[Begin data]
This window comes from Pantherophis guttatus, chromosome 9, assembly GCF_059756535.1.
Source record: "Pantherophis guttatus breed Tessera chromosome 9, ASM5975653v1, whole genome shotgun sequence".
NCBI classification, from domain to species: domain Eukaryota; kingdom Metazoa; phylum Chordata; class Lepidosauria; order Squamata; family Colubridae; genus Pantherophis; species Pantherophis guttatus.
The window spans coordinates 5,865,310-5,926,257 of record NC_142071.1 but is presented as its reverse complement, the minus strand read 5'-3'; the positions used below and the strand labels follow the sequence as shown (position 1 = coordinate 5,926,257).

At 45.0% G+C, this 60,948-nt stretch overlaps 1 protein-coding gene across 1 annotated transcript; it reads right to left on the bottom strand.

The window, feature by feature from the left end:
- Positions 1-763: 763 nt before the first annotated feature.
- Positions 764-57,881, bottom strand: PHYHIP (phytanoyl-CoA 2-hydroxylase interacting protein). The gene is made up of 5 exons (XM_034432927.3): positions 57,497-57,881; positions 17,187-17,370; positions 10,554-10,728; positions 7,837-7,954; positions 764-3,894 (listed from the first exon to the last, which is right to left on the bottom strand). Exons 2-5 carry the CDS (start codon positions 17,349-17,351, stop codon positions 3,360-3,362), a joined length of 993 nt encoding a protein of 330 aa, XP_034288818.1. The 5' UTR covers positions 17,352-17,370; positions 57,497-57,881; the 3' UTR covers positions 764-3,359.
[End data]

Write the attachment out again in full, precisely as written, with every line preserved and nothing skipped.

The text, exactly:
This window comes from Pantherophis guttatus, chromosome 9, assembly GCF_059756535.1.
Source record: "Pantherophis guttatus breed Tessera chromosome 9, ASM5975653v1, whole genome shotgun sequence".
NCBI classification, from domain to species: domain Eukaryota; kingdom Metazoa; phylum Chordata; class Lepidosauria; order Squamata; family Colubridae; genus Pantherophis; species Pantherophis guttatus.
The window spans coordinates 5,865,310-5,926,257 of record NC_142071.1 but is presented as its reverse complement, the minus strand read 5'-3'; the positions used below and the strand labels follow the sequence as shown (position 1 = coordinate 5,926,257).

At 45.0% G+C, this 60,948-nt stretch overlaps 1 protein-coding gene across 1 annotated transcript; it reads right to left on the bottom strand.

The window, feature by feature from the left end:
- Positions 1-763: 763 nt before the first annotated feature.
- Positions 764-57,881, bottom strand: PHYHIP (phytanoyl-CoA 2-hydroxylase interacting protein). The gene is made up of 5 exons (XM_034432927.3): positions 57,497-57,881; positions 17,187-17,370; positions 10,554-10,728; positions 7,837-7,954; positions 764-3,894 (listed from the first exon to the last, which is right to left on the bottom strand). Exons 2-5 carry the CDS (start codon positions 17,349-17,351, stop codon positions 3,360-3,362), a joined length of 993 nt encoding a protein of 330 aa, XP_034288818.1. The 5' UTR covers positions 17,352-17,370; positions 57,497-57,881; the 3' UTR covers positions 764-3,359.